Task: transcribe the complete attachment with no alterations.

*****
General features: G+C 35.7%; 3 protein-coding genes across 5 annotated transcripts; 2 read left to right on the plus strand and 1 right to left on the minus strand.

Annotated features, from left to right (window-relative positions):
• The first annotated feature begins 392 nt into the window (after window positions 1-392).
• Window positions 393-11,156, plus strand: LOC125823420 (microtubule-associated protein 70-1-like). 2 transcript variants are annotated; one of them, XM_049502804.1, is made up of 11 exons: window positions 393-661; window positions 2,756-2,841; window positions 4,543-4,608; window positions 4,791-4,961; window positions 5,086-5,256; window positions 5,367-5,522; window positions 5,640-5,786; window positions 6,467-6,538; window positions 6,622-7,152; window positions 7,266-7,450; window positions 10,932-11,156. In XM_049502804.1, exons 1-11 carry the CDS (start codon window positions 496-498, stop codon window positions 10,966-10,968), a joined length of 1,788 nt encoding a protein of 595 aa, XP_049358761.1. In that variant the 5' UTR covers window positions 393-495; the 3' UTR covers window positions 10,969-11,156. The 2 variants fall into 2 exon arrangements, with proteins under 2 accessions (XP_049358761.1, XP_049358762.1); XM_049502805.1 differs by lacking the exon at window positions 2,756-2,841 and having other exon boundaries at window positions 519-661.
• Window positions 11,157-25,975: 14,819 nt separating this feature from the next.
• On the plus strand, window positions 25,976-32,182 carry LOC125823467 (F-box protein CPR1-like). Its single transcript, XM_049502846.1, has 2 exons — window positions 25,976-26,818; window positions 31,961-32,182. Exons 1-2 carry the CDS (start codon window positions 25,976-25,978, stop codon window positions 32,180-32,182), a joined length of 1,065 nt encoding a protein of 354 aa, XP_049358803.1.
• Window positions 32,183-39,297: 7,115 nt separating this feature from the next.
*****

General features: G+C 35.7%; 3 protein-coding genes across 5 annotated transcripts; 2 read left to right on the plus strand and 1 right to left on the minus strand.

Annotated features, from left to right (window-relative positions):
• The first annotated feature begins 392 nt into the window (after window positions 1-392).
• Window positions 393-11,156, plus strand: LOC125823420 (microtubule-associated protein 70-1-like). 2 transcript variants are annotated; one of them, XM_049502804.1, is made up of 11 exons: window positions 393-661; window positions 2,756-2,841; window positions 4,543-4,608; window positions 4,791-4,961; window positions 5,086-5,256; window positions 5,367-5,522; window positions 5,640-5,786; window positions 6,467-6,538; window positions 6,622-7,152; window positions 7,266-7,450; window positions 10,932-11,156. In XM_049502804.1, exons 1-11 carry the CDS (start codon window positions 496-498, stop codon window positions 10,966-10,968), a joined length of 1,788 nt encoding a protein of 595 aa, XP_049358761.1. In that variant the 5' UTR covers window positions 393-495; the 3' UTR covers window positions 10,969-11,156. The 2 variants fall into 2 exon arrangements, with proteins under 2 accessions (XP_049358761.1, XP_049358762.1); XM_049502805.1 differs by lacking the exon at window positions 2,756-2,841 and having other exon boundaries at window positions 519-661.
• Window positions 11,157-25,975: 14,819 nt separating this feature from the next.
• On the plus strand, window positions 25,976-32,182 carry LOC125823467 (F-box protein CPR1-like). Its single transcript, XM_049502846.1, has 2 exons — window positions 25,976-26,818; window positions 31,961-32,182. Exons 1-2 carry the CDS (start codon window positions 25,976-25,978, stop codon window positions 32,180-32,182), a joined length of 1,065 nt encoding a protein of 354 aa, XP_049358803.1.
• Window positions 32,183-39,297: 7,115 nt separating this feature from the next.